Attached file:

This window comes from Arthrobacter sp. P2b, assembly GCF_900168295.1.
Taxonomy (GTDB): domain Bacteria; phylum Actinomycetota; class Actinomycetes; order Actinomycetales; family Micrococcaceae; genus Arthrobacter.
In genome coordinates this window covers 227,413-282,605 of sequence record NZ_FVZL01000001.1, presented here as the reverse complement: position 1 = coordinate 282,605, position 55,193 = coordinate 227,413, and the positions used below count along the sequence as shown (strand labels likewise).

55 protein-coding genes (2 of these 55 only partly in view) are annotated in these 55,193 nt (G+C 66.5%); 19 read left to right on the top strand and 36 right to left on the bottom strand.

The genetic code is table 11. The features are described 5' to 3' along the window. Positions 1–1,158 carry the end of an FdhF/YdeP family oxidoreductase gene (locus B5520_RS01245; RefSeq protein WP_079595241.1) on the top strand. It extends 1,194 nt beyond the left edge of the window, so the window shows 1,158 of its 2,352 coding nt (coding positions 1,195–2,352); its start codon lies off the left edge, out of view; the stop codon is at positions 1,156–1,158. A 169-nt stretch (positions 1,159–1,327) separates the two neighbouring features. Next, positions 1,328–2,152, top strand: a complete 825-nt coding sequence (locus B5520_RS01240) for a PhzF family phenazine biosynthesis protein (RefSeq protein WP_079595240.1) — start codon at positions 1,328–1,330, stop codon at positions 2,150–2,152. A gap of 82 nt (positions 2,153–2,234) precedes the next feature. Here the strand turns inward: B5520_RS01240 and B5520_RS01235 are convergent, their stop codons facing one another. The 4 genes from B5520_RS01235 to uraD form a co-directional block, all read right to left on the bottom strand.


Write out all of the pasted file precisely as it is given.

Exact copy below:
This window comes from Arthrobacter sp. P2b, assembly GCF_900168295.1.
Taxonomy (GTDB): domain Bacteria; phylum Actinomycetota; class Actinomycetes; order Actinomycetales; family Micrococcaceae; genus Arthrobacter.
In genome coordinates this window covers 227,413-282,605 of sequence record NZ_FVZL01000001.1, presented here as the reverse complement: position 1 = coordinate 282,605, position 55,193 = coordinate 227,413, and the positions used below count along the sequence as shown (strand labels likewise).

55 protein-coding genes (2 of these 55 only partly in view) are annotated in these 55,193 nt (G+C 66.5%); 19 read left to right on the top strand and 36 right to left on the bottom strand.

The genetic code is table 11. The features are described 5' to 3' along the window. Positions 1–1,158 carry the end of an FdhF/YdeP family oxidoreductase gene (locus B5520_RS01245; RefSeq protein WP_079595241.1) on the top strand. It extends 1,194 nt beyond the left edge of the window, so the window shows 1,158 of its 2,352 coding nt (coding positions 1,195–2,352); its start codon lies off the left edge, out of view; the stop codon is at positions 1,156–1,158. A 169-nt stretch (positions 1,159–1,327) separates the two neighbouring features. Next, positions 1,328–2,152, top strand: a complete 825-nt coding sequence (locus B5520_RS01240) for a PhzF family phenazine biosynthesis protein (RefSeq protein WP_079595240.1) — start codon at positions 1,328–1,330, stop codon at positions 2,150–2,152. A gap of 82 nt (positions 2,153–2,234) precedes the next feature. Here the strand turns inward: B5520_RS01240 and B5520_RS01235 are convergent, their stop codons facing one another. The 4 genes from B5520_RS01235 to uraD form a co-directional block, all read right to left on the bottom strand.